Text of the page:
- The Washington Times - Tuesday, March 19, 2013

House Republicans on Tuesday accused federal agencies of failing to prepare for the automatic sequester cuts, saying they had two years to get ready but instead the administration spent time on “scare tactics.”

But Democrats and agency directors said the problem was dysfunction on Capitol Hill, which they said has created a system that has endangered crucial functions such as meat inspections and defense operations.

“When you cut $85 billion out of a budget over the course of seven months, there are consequences — duhhh,” said Rep. Elijah E. Cummings, Maryland Democrat.

The sequesters are now more than two weeks old and both sides say they are likely here to stay, which means the focus has turned to setting up who will take the blame once voters begin to feel the pinch.

Republicans on the House Oversight and Government Reform Committee used a hearing Tuesday with budget officials from a trio of government agencies to probe what they’ve decided to cut and what they’re still spending money on — such as new hiring.

Rep. Blake Farenthold, the Texas Republican who presided over the hearing, pressed a Commerce Department official on whether the sequester was responsible for delays in plans to launch hurricane-predicting satellites in 2015 by the National Oceanic Atmospheric Administration — as he testified — or if poor management and scheduling were to blame.

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He then turned to the Agriculture Department, questioning why it would spend hundreds of thousands of dollars on public service announcements such as “Save Our Citrus.”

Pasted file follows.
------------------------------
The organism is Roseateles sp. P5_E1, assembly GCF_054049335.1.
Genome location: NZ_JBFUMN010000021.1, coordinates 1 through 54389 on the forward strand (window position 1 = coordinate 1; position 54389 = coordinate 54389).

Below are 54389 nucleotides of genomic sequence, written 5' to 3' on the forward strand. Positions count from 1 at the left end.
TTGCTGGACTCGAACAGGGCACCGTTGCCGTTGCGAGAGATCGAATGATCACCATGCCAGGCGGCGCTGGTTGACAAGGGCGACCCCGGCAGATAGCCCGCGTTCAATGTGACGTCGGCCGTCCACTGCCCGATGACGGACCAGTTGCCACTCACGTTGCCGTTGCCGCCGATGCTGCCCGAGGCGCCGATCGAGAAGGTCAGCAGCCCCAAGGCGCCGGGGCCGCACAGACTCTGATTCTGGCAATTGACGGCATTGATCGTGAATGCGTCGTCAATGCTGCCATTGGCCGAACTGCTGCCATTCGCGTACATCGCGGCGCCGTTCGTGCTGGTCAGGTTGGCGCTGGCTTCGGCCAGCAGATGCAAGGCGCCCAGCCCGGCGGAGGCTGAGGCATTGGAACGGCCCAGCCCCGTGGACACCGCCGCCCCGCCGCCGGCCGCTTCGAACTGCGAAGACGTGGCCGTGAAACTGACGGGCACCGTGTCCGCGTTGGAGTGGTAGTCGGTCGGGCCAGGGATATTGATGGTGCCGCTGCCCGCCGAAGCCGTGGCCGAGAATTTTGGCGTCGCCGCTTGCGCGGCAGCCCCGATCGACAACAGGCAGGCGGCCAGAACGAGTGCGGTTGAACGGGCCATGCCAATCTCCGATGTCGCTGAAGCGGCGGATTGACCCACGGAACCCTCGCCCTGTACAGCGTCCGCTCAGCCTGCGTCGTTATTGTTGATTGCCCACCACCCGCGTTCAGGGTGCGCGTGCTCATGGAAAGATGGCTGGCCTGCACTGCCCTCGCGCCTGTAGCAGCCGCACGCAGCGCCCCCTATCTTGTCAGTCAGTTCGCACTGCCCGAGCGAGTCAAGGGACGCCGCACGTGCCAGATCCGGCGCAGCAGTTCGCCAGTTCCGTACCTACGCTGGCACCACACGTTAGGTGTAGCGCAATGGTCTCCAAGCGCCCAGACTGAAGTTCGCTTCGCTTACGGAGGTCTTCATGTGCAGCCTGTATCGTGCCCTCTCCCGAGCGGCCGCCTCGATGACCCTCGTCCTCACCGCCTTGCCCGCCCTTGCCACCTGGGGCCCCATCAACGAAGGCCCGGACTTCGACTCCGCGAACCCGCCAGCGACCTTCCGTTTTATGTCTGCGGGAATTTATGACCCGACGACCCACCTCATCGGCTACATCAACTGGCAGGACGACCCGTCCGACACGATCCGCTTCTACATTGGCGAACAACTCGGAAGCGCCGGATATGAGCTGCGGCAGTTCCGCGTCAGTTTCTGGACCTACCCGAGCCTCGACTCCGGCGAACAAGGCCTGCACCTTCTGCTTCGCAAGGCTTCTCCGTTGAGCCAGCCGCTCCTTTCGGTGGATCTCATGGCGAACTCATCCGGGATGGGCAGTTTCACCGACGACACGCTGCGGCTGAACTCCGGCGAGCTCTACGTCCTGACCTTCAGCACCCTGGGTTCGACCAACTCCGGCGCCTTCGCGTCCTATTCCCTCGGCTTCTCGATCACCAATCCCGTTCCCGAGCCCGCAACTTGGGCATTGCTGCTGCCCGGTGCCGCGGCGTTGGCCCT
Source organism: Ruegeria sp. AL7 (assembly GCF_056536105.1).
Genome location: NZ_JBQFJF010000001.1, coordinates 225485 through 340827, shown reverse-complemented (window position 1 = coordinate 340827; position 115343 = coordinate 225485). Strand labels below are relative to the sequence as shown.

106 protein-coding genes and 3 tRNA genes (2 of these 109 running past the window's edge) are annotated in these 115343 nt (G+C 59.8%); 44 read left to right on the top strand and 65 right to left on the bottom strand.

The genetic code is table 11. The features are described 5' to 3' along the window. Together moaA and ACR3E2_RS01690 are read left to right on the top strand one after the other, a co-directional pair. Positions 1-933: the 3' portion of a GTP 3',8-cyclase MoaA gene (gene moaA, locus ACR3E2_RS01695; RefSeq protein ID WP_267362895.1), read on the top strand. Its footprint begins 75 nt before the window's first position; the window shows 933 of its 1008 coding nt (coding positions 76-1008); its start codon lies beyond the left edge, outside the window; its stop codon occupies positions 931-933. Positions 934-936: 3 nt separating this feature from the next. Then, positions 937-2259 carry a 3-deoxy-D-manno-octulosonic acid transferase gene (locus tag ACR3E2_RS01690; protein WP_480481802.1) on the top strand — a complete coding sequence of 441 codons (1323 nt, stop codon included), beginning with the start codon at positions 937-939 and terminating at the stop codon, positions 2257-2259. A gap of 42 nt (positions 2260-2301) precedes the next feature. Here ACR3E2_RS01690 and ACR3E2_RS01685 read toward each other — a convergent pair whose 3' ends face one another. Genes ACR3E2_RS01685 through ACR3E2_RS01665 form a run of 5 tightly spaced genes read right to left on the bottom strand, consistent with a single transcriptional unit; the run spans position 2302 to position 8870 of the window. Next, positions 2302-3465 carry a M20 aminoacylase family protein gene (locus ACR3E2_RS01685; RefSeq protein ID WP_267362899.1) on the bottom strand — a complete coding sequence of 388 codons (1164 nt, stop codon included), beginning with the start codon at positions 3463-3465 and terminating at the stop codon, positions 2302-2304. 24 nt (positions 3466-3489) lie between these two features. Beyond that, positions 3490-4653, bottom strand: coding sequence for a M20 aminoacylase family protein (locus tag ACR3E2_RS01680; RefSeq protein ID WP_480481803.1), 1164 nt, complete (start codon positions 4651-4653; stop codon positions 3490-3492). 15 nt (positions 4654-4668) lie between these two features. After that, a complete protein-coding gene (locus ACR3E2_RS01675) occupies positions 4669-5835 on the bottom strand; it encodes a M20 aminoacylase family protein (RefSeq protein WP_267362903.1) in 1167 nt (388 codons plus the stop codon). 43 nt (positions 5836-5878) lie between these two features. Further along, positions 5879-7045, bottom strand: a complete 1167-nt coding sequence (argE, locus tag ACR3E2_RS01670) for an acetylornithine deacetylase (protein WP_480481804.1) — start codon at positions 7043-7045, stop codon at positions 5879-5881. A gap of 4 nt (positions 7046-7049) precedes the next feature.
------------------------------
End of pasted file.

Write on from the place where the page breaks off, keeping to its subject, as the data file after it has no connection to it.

“That’s a lot of money to produce a PSA” he said, noting he checked with friends in radio and found out many are run for free. “If y’all want to do some more, I’ll do ‘em for free in my office for you.”

But the budget officers said their hands are tied on most of the spending and cutting decisions.

David Robbins, managing director at the Federal Communications Commission, said his agency needs to cut 5 percent of its regular budget, or $17 million, but about 95 percent of the agency’s expenditures are fixed costs that are difficult to change on the fly.

“So our starting point for flexible budget cuts is lower than would first appear,” he testified. “With a budget this small and targeted, there is not sufficient room to re-prioritize to ensure that we can handle contingencies and emergencies through the year.”

Michael L. Young, budget director for the Agriculture Department, said his agency’s budget has been slashed by about $2 billion because of sequestration.

The agency is trying to shuffle around funds to cover necessary operations, but they may have to furlough food inspectors for 11 days because “there are no other accounts from which the agency could transfer funds to offset the shortfall.”

• Tom Howell Jr. can be reached at thowell@washingtontimes.com.

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